Friday, September 28, 2007

Caregiver Stress Solutions (Video 1:40 mins.)

Caregiving and stress hug too much. While many caregivers welcome the opportunity to give of themselves to their loved ones, they still find the challenge overwhelming sometimes. Then there are caregivers who never wanted the job. Perhaps they were the only ones available who would step up and accept responsibility for a difficult problem. They need help the most. Stress can take a serious physical, mental, and emotional toll on caregivers. For that reason, caregivers must always be mindful of taking care of themselves.

Probably what caregivers need most is for others to be their caregivers in some ways. The Alliance for Aging and Research reports that surveyed caregivers expressed these concerns:

1) They want programs that save them time, give them a rest from caregiving, and make them feel that they are cared about.

2) Six in ten caregivers say they would be somewhat likely to use the services of an expert they could talk to about their stress. About the same percentage would use a mobile health service in their neighborhoods.

The average person can help a caregiver in several ways:

1) Offer to assist a caregiver by temporarily relieving some of their burden physically or financially.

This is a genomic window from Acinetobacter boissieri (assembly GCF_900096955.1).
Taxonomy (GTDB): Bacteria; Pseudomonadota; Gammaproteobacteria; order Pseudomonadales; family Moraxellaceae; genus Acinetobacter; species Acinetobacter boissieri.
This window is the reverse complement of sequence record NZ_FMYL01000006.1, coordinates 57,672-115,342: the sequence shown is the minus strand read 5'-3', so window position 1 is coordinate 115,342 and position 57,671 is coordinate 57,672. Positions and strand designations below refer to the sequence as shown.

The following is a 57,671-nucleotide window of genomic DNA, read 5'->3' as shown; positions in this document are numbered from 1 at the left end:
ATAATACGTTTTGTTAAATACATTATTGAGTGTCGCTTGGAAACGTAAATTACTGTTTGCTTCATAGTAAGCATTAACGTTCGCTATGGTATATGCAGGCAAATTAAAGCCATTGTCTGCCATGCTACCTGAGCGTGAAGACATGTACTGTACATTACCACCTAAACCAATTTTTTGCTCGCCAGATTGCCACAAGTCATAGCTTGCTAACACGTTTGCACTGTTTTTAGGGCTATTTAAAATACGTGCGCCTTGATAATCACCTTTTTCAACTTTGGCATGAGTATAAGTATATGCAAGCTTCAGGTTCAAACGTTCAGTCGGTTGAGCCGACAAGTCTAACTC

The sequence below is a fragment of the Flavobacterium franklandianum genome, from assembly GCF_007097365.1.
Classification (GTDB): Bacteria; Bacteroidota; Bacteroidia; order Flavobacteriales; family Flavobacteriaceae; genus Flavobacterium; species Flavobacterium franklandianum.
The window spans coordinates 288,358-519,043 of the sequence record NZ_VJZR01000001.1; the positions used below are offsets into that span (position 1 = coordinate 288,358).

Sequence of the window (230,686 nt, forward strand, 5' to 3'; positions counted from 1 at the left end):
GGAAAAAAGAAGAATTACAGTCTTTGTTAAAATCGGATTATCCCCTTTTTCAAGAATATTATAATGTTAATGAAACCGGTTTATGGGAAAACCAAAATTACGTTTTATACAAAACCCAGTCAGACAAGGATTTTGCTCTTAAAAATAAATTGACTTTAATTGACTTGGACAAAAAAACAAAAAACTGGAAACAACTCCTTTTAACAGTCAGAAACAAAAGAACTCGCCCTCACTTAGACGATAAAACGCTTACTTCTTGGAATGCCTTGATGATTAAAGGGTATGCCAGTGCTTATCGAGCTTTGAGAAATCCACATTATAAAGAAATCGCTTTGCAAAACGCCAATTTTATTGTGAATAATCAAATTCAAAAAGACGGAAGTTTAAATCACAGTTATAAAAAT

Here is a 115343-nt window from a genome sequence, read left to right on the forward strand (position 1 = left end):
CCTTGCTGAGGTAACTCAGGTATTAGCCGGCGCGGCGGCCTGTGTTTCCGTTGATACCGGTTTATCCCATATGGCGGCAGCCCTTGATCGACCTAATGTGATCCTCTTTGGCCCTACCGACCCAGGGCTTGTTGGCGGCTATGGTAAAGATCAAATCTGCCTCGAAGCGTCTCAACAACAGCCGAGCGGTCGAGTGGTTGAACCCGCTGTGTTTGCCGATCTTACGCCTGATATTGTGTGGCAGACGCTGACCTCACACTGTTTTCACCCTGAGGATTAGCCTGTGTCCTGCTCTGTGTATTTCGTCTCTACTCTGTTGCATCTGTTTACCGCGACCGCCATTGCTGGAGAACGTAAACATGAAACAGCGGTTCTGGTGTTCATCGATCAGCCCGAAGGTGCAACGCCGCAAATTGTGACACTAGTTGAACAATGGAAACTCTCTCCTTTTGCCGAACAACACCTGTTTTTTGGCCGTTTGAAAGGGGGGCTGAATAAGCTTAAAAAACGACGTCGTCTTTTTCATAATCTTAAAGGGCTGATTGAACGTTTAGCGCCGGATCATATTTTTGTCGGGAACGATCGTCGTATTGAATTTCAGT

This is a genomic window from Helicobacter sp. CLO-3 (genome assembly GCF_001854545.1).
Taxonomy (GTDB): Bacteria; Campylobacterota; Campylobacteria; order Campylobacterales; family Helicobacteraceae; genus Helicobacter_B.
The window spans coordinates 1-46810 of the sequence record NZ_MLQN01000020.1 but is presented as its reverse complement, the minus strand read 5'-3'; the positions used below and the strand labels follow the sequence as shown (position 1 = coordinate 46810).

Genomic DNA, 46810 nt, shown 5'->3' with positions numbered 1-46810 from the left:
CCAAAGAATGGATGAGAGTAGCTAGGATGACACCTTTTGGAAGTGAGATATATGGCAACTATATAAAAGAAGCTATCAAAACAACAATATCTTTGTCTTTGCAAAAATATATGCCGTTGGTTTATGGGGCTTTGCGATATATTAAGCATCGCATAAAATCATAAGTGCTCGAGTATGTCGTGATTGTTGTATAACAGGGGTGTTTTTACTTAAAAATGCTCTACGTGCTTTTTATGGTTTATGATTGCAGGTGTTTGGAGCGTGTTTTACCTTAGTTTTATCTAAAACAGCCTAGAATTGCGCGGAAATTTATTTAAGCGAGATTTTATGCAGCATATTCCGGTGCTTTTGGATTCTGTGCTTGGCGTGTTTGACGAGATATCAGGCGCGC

2) Share an uplifting activity with them.

3) Keep them informed about services that can help them. Aid them in getting the services.

4) Be a good listener and offer encouragement.

This video shows the stress of caregivers and their need for support.

Frances Shani Parker, Author
"Becoming Dead Right: A Hospice Volunteer in Urban Nursing Homes”
Hospice and Nursing Homes Blog

1 comment:

  1. I agree wholeheartedly! Caregivers need caregivers!

    My daughters cared for me as I was caring for my mother. They were my advocates. On stressful days, and without being asked or told to, they'd do little things for me--fix dinner, draw me a bath, make me a cup of tea and tell me to go sit down.

    They watched my mother so I could take one college class a week--one night a week. I felt like mush trudging off to class, but I was glad I went, glad I did something non-caregiving related.

    As an expert caregiver and presenter on the topic now to many conferences and support groups, I suggest that the other siblings support the primary caregiver.
    Usually, one child surfaces as the primary--because of distance, life circumstances, temprement, or medical training. But the other siblings can play a role--even long distance. They can care for the caregiver.

    I have more tips on my website at

    Good blog! I think this is right on target!

    ~Carol D. O'Dell
    author of MOTHEIRNG MOTHER
    available on Amazon and in most bookstores.